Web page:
• The incision will be closed with stitches or surgical staples.
  • A drain may be placed in the incision site to remove fluid.
  • A sterile bandage or dressing will be applied.

After the Surgery

After the surgery the patient will be taken to the recovery room for observation. Once the patient’s blood pressure, pulse, and breathing are stable and he/she is alert, the patient will be taken to the hospital room. Knee replacement surgery usually requires an in-hospital stay of several days.

It is important to begin moving the new joint after surgery. A physical therapist will meet the patient soon after surgery and plan an exercise program. A continuous passive motion (CPM) machine may be used to begin the physical therapy. This machine moves the new knee joint through its range of motion while the patient is resting in bed. Pain will be controlled with medication so that the patient can participate in the exercise. An exercise plan will be given to be followed both in the hospital and after discharge.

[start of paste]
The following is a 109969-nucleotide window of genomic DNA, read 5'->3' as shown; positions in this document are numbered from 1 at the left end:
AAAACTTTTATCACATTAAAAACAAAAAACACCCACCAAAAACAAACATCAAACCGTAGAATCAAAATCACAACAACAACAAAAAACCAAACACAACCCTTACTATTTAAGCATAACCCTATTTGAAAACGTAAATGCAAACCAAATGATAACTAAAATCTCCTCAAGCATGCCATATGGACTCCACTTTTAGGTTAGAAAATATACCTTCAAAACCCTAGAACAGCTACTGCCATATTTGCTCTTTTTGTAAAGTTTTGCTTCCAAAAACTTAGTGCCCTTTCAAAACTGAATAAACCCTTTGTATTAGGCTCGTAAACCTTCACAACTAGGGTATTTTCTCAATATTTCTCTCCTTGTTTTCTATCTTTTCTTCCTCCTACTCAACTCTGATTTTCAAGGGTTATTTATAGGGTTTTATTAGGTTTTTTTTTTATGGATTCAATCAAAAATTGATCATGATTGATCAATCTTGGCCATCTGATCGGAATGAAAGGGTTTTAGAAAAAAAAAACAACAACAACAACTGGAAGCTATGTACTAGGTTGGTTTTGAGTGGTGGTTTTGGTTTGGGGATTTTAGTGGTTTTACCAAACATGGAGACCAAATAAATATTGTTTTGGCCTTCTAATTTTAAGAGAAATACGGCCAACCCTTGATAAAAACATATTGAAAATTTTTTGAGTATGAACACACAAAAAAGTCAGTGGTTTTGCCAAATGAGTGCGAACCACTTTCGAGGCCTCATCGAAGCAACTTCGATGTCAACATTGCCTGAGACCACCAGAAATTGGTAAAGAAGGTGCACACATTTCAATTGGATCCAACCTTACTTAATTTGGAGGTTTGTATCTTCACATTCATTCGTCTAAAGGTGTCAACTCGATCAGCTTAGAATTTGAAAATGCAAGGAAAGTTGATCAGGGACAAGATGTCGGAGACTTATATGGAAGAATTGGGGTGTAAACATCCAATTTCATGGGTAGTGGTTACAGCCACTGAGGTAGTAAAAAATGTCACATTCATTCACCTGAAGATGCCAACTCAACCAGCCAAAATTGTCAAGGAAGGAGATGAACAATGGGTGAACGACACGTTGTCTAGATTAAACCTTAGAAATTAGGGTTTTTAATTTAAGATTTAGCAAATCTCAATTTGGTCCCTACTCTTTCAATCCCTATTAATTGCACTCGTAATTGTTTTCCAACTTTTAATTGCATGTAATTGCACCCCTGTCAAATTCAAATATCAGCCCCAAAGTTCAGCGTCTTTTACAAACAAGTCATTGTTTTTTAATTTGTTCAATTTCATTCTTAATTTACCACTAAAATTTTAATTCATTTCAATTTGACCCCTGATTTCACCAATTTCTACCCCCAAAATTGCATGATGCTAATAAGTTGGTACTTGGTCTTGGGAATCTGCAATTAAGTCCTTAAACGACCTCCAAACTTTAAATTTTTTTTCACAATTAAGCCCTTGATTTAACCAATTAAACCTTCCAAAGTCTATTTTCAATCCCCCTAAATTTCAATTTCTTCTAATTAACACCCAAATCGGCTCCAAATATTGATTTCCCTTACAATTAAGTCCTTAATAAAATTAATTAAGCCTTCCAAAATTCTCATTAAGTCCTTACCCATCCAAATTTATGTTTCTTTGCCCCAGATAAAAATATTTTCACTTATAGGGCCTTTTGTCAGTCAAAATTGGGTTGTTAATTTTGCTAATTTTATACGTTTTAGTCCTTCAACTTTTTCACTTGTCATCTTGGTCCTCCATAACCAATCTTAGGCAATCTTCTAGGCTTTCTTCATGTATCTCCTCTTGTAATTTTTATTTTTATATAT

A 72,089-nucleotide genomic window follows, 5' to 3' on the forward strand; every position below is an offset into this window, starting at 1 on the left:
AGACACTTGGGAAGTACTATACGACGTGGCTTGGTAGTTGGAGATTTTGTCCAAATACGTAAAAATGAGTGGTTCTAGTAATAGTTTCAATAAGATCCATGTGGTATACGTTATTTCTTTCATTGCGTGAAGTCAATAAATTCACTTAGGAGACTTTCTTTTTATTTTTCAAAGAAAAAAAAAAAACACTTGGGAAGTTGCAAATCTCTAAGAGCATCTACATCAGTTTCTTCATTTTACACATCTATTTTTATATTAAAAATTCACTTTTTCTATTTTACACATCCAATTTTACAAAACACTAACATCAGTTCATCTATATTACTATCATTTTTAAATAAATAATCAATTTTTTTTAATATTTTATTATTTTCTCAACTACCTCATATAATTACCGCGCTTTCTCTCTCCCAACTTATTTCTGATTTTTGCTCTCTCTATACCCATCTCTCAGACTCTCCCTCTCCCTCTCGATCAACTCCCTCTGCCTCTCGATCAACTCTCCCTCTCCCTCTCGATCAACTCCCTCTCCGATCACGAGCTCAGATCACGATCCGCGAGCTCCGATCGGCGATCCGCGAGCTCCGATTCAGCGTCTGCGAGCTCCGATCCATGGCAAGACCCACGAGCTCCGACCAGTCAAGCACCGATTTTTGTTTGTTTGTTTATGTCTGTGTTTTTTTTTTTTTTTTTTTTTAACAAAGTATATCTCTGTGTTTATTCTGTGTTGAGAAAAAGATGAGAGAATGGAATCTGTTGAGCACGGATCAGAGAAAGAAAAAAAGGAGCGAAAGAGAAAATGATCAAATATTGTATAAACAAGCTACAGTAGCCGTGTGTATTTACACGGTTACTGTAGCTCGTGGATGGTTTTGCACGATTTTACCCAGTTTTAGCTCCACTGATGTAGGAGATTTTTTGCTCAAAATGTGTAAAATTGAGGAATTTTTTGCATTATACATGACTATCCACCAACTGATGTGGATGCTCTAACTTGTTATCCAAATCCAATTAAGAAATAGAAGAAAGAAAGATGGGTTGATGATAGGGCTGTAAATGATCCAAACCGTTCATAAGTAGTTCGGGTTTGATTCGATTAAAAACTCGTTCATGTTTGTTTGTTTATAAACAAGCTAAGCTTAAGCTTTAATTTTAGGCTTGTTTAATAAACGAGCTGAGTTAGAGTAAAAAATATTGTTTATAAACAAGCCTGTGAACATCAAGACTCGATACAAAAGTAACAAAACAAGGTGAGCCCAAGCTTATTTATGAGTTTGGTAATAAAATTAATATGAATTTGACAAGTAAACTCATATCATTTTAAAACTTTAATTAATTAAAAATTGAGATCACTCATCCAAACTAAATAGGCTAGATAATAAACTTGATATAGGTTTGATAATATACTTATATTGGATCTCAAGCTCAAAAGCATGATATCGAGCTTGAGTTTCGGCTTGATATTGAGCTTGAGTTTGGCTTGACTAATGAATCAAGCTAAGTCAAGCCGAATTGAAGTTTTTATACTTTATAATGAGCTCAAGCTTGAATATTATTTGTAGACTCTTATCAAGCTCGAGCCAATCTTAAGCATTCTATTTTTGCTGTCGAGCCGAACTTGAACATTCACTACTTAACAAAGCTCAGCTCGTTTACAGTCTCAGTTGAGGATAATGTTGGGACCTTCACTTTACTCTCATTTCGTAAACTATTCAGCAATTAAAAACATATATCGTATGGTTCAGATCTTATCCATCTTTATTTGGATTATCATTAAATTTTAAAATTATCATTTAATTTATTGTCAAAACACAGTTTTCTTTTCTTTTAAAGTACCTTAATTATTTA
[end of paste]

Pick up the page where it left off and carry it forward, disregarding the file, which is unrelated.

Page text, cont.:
The patient will then be discharged home. Physical therapy will continue until the patient regains muscle strength and good range of motion.


Once the patient is home, it is important to keep the surgical area clean and dry. Specific bathing instructions will be given. The stitches or surgical staples will be removed during a follow-up visit. To help reduce swelling, the patient may be asked to elevate the leg or apply ice to the knee.

Pain relievers can be taken for soreness as recommended by the doctor. Aspirin or certain other pain medications may increase the chance of bleeding. Hence it is important to take only recommended medications.

The doctor should be notified if any of the following occur:

  • Fever
  • Redness, swelling, bleeding, or other drainage from the incision site
  • Increased pain around the incision site

Normal diet can be resumed unless the doctor advises differently. The patient should not drive until the doctor allows it. Other activity restrictions may apply. Full recovery from the surgery may take several months.

It is important that the avoid falls after knee replacement surgery, because a fall can result in damage to the new joint. The physical therapist may recommend an assistive device (cane or walker) to help the patient walk until his/her strength and balance improve.
Making certain modifications at home may help during the recovery. These modifications include, but are not limited to, the following: